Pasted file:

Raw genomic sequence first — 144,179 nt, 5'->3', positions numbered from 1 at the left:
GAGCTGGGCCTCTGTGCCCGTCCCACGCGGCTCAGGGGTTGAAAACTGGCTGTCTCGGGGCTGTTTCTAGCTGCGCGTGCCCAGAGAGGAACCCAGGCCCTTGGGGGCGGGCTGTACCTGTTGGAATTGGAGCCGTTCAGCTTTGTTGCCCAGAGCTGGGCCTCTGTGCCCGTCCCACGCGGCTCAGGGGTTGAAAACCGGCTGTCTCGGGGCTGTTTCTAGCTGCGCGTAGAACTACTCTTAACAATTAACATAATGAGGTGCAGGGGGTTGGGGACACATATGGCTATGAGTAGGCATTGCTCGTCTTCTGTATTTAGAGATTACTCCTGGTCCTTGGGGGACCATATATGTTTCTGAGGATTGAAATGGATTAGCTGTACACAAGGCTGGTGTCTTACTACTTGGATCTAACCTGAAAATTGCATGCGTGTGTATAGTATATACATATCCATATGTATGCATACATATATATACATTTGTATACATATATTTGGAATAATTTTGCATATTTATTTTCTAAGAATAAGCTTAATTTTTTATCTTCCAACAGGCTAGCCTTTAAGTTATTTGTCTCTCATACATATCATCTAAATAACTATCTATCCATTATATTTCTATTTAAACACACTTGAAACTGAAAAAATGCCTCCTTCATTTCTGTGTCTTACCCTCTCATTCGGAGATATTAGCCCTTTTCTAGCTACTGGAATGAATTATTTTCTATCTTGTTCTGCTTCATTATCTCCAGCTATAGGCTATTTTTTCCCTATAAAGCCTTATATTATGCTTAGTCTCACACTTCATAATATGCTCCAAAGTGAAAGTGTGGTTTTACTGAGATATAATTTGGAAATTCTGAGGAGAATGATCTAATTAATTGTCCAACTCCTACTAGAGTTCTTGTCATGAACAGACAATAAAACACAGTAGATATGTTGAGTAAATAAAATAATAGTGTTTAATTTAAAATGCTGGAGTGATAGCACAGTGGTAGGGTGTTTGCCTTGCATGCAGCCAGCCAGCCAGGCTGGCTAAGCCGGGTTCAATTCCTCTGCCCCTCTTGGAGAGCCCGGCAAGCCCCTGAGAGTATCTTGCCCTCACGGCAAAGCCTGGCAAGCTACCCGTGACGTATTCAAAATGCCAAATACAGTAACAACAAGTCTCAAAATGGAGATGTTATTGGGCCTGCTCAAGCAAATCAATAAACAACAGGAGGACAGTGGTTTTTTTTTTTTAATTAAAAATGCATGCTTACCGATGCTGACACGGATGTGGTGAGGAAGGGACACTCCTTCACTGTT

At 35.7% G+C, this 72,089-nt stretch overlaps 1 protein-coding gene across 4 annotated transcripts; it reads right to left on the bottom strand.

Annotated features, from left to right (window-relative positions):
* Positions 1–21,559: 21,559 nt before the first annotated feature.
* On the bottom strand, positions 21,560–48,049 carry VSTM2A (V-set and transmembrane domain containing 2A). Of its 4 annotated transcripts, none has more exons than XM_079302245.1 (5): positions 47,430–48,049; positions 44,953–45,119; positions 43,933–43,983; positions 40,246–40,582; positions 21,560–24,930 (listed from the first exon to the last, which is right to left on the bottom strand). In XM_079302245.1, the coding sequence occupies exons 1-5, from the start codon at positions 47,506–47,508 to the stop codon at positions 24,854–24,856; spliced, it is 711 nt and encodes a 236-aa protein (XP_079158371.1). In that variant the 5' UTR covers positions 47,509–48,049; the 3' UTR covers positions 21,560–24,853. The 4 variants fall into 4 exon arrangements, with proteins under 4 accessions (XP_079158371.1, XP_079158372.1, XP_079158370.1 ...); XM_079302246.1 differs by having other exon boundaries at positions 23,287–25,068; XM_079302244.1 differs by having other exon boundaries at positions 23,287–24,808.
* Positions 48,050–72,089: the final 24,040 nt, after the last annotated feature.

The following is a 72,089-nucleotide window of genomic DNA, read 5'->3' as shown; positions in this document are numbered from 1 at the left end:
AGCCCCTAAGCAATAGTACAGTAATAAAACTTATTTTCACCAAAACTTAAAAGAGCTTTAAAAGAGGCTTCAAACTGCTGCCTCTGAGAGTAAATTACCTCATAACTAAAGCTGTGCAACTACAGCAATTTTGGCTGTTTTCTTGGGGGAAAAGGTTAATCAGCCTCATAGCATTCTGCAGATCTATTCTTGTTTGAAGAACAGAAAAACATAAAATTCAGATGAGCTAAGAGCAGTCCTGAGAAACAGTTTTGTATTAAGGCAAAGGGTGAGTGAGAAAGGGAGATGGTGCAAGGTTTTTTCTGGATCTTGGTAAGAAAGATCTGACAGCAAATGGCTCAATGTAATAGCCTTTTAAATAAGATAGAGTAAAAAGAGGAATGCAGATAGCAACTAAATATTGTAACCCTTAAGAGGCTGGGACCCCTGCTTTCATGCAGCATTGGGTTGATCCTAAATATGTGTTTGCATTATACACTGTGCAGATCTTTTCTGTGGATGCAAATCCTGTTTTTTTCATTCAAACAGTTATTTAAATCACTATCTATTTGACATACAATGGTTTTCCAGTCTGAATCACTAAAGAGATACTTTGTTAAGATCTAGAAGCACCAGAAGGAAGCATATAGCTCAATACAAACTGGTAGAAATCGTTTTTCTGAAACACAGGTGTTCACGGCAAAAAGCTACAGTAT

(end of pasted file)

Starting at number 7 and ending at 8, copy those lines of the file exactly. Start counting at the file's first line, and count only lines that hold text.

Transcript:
* Positions 48,050–72,089: the final 24,040 nt, after the last annotated feature.

The following is a 72,089-nucleotide window of genomic DNA, read 5'->3' as shown; positions in this document are numbered from 1 at the left end: